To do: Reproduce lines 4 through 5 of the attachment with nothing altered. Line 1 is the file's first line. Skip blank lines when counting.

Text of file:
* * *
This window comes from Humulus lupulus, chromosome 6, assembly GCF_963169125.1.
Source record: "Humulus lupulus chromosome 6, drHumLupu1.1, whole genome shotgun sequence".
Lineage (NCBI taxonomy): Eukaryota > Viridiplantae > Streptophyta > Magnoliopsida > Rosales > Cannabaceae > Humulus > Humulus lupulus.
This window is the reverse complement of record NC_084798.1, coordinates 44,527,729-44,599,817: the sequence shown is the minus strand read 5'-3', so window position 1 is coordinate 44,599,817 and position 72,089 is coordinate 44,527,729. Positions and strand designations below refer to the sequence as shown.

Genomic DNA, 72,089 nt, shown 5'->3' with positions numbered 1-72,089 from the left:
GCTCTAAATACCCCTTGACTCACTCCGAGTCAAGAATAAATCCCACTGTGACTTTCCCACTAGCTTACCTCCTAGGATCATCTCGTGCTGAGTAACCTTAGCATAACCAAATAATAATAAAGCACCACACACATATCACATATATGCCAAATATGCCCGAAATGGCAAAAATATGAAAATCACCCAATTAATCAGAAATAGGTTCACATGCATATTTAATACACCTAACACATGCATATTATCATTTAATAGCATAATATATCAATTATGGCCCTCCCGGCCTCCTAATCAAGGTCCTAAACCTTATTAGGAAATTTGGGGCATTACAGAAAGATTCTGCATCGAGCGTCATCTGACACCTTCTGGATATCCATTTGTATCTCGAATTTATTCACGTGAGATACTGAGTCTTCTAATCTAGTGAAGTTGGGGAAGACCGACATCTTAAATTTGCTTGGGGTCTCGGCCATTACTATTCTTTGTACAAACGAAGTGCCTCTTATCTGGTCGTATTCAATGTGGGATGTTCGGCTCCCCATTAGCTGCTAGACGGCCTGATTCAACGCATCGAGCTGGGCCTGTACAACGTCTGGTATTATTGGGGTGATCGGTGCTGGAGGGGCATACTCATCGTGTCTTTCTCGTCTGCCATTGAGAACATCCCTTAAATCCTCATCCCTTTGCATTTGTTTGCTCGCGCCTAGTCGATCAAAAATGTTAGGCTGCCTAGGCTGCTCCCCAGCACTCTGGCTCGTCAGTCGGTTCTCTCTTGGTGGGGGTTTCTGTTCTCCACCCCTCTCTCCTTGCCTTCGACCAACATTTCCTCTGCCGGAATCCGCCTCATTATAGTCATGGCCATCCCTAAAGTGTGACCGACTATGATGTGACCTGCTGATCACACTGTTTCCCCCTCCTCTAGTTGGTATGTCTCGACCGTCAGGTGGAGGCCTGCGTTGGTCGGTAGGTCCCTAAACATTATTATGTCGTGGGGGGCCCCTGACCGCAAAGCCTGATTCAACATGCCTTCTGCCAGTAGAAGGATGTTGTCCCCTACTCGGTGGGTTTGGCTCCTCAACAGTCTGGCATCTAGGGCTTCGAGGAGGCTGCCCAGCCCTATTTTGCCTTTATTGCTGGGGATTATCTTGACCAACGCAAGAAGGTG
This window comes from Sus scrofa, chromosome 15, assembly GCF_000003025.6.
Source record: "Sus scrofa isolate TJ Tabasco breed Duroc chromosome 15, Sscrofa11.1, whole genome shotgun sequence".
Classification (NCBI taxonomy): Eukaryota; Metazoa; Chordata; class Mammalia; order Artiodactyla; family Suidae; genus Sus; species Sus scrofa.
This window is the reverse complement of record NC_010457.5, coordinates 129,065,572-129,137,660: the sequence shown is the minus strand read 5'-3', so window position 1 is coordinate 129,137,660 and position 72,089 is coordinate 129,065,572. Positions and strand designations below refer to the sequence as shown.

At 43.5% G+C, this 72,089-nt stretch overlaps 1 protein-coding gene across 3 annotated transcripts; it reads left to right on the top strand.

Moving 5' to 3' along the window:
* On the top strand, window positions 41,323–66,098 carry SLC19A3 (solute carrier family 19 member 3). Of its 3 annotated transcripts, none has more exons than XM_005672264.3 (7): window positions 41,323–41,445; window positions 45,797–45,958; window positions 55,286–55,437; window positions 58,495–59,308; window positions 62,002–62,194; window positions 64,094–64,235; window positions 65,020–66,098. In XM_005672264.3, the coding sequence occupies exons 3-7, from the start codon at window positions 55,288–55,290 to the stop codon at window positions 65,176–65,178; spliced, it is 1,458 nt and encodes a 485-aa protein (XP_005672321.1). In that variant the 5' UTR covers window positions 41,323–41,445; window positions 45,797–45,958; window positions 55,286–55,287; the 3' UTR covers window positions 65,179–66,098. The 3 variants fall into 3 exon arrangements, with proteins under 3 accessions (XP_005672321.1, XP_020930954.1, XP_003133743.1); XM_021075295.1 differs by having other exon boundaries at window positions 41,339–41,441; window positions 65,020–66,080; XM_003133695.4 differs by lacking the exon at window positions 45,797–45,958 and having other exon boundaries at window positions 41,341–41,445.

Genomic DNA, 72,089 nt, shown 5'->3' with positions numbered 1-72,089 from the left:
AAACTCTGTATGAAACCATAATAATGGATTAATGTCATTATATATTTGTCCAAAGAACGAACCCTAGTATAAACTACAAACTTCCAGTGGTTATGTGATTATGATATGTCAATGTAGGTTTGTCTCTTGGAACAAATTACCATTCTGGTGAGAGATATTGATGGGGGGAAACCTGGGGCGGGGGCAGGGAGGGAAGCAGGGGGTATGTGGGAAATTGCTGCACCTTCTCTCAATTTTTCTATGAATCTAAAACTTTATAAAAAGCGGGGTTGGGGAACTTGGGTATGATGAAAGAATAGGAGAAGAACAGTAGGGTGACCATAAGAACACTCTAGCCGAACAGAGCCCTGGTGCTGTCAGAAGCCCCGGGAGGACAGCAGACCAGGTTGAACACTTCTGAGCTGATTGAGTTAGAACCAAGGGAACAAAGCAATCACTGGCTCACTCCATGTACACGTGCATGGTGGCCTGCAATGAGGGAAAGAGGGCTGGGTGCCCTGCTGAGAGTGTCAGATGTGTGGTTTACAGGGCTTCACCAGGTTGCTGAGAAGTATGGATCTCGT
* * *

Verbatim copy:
This window is the reverse complement of record NC_084798.1, coordinates 44,527,729-44,599,817: the sequence shown is the minus strand read 5'-3', so window position 1 is coordinate 44,599,817 and position 72,089 is coordinate 44,527,729. Positions and strand designations below refer to the sequence as shown.

Genomic DNA, 72,089 nt, shown 5'->3' with positions numbered 1-72,089 from the left: